God is naturally present in every aspect of the natural order of things, in every manner, time and place (Isaiah 40:12; Nahum 1:3). God is actively present in a different way in every event in history as provident guide of human affairs (Psalm 48:7; 2 Chronicles 20:37; Daniel 5:5-6). God is in a special way attentively present to those who call upon His name, who intercede for others, who adore God, who petition, and who pray earnestly for forgiveness (Psalm 46:1). Supremely, He is present in the person of His Son, the Lord Jesus Christ (Colossians 2:19), and mystically present in the universal church that covers the earth and against which the gates of hell will not prevail.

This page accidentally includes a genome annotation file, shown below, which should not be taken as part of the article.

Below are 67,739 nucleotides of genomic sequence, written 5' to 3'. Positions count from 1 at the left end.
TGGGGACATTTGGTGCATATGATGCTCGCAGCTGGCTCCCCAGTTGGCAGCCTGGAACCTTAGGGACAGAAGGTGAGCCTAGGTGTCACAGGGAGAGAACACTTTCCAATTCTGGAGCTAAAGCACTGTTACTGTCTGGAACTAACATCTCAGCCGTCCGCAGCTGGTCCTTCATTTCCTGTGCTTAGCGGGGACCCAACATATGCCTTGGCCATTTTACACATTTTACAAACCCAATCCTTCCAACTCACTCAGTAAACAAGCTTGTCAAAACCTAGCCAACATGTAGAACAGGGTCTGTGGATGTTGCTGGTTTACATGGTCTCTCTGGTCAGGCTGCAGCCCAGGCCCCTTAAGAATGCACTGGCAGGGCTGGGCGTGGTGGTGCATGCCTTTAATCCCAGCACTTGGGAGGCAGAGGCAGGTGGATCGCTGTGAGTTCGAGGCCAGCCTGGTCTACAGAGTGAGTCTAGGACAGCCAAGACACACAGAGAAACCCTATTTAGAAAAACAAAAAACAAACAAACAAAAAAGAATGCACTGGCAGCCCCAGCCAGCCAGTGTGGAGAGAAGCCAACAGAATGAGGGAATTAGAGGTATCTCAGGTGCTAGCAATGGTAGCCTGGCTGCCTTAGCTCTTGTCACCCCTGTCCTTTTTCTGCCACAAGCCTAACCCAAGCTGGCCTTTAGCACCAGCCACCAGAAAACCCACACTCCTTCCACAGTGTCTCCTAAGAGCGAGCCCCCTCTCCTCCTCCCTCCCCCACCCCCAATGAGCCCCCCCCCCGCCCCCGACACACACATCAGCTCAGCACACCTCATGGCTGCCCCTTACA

Just as the omniscience of God suffers apparent paradoxes due to the limitations of the human mind, so does the omnipresence of God. One of these paradoxes is important: the presence of God in hell, that place unto which the wicked are departed and suffer the unlimited and unceasing fury of God because of their sin. Many argue that hell is a place of separation from God (Matthew 25:41), and if so, then God cannot be said to be in a place that is separated from Him. However, the wicked in hell endure His everlasting anger, for Revelation 14:10 speaks of the torment of the wicked in the presence of the Lamb. That God should be present in a place that the wicked are said to be departed unto does cause some consternation. However, this paradox can be explained by the fact that God can be present—because He fills all things with His presence (Colossians 1:17) and upholds everything by the word of His power (Hebrews 1:3)—yet He is not necessarily everywhere to bless.